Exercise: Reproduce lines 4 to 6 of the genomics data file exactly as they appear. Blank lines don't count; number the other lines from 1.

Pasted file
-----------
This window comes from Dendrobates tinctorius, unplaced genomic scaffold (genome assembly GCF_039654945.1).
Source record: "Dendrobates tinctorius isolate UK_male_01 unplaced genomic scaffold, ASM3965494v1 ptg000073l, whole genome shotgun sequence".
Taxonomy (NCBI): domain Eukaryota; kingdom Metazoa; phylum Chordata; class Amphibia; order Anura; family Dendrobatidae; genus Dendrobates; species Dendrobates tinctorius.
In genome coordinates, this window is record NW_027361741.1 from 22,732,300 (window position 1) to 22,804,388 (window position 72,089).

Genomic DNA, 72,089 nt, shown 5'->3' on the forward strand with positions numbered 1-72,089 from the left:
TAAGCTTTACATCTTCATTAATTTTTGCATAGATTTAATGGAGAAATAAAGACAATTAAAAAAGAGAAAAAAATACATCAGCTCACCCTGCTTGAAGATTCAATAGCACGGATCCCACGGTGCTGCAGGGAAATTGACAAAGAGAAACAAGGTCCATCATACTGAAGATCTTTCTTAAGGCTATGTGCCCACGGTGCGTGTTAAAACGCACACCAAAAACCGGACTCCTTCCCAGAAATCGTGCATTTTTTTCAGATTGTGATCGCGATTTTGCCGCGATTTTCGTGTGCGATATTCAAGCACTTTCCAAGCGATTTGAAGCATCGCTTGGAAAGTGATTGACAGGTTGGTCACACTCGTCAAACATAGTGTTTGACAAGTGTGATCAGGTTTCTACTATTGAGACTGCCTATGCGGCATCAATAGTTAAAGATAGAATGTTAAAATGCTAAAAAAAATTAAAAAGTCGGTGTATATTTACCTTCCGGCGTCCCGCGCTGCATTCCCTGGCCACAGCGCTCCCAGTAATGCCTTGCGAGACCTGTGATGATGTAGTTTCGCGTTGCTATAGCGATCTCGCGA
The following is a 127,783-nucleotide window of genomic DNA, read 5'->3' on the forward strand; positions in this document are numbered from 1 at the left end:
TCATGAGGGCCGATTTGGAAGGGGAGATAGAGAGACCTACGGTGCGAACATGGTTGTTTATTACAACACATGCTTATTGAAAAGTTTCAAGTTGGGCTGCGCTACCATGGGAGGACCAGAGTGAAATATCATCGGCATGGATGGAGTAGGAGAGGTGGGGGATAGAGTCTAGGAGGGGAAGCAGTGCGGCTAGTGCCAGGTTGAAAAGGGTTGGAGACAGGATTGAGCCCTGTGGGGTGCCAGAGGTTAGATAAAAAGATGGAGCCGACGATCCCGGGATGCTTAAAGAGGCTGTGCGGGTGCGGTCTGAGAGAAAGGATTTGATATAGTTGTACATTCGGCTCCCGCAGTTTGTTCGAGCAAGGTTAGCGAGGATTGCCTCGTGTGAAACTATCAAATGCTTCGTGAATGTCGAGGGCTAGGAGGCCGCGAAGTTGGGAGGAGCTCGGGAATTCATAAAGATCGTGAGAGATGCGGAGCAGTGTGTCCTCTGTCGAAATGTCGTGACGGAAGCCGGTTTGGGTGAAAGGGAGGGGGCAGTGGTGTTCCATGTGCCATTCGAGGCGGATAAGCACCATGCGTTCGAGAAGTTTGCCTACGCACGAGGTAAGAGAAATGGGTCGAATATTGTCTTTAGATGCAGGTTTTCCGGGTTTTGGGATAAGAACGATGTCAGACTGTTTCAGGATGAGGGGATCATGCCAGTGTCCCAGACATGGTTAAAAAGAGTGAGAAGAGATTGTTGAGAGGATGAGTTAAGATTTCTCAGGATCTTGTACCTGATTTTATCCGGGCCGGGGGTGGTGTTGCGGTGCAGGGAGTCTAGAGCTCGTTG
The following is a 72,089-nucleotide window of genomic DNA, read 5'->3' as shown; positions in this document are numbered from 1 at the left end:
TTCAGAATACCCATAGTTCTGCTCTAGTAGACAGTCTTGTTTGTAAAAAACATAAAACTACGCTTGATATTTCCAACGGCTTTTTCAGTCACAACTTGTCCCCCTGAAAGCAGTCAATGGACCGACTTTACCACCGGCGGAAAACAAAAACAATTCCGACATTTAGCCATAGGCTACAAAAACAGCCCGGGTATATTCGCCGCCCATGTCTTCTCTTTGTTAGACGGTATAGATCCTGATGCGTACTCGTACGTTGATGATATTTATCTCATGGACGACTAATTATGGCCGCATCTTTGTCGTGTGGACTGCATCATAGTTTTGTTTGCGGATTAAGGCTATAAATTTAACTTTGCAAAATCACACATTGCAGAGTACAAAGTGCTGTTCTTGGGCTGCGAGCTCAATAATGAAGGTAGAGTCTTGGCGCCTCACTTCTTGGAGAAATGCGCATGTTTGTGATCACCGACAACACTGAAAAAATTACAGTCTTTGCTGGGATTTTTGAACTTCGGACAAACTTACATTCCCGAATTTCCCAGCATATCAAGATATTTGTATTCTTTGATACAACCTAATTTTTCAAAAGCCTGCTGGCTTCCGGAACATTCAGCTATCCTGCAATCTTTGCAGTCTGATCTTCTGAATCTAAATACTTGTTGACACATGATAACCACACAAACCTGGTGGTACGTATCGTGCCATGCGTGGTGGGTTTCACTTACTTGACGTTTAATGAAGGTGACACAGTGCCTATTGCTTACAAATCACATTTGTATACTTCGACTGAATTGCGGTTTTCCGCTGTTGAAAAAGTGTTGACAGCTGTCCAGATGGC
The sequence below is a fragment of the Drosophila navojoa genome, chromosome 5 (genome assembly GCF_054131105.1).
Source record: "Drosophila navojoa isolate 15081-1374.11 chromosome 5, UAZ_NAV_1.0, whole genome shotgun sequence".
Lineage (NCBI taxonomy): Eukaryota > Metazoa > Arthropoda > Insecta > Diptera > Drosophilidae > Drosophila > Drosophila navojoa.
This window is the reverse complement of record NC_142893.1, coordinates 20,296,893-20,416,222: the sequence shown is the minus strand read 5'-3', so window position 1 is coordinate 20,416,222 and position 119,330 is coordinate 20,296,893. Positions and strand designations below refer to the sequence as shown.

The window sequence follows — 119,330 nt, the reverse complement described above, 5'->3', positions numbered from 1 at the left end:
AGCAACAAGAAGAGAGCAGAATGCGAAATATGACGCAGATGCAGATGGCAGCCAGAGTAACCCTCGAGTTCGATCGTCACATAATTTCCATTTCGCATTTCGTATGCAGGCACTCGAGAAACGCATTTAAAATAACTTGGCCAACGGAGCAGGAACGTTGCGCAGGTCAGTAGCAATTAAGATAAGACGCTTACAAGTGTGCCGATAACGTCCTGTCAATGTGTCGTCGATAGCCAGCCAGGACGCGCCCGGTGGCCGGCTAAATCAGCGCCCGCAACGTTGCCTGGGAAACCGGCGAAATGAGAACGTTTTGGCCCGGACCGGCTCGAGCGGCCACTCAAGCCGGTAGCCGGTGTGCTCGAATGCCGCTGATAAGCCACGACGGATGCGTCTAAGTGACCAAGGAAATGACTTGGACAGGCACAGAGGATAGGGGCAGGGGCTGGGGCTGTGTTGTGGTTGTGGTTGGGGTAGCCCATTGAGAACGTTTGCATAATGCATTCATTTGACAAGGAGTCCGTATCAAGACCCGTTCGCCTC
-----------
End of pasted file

In genome coordinates, this window is record NW_027361741.1 from 22,732,300 (window position 1) to 22,804,388 (window position 72,089).

Genomic DNA, 72,089 nt, shown 5'->3' on the forward strand with positions numbered 1-72,089 from the left:
TAAGCTTTACATCTTCATTAATTTTTGCATAGATTTAATGGAGAAATAAAGACAATTAAAAAAGAGAAAAAAATACATCAGCTCACCCTGCTTGAAGATTCAATAGCACGGATCCCACGGTGCTGCAGGGAAATTGACAAAGAGAAACAAGGTCCATCATACTGAAGATCTTTCTTAAGGCTATGTGCCCACGGTGCGTGTTAAAACGCACACCAAAAACCGGACTCCTTCCCAGAAATCGTGCATTTTTTTCAGATTGTGATCGCGATTTTGCCGCGATTTTCGTGTGCGATATTCAAGCACTTTCCAAGCGATTTGAAGCATCGCTTGGAAAGTGATTGACAGGTTGGTCACACTCGTCAAACATAGTGTTTGACAAGTGTGATCAGGTTTCTACTATTGAGACTGCCTATGCGGCATCAATAGTTAAAGATAGAATGTTAAAATGCTAAAAAAAATTAAAAAGTCGGTGTATATTTACCTTCCGGCGTCCCGCGCTGCATTCCCTGGCCACAGCGCTCCCAGTAATGCCTTGCGAGACCTGTGATGATGTAGTTTCGCGTTGCTATAGCGATCTCGCGA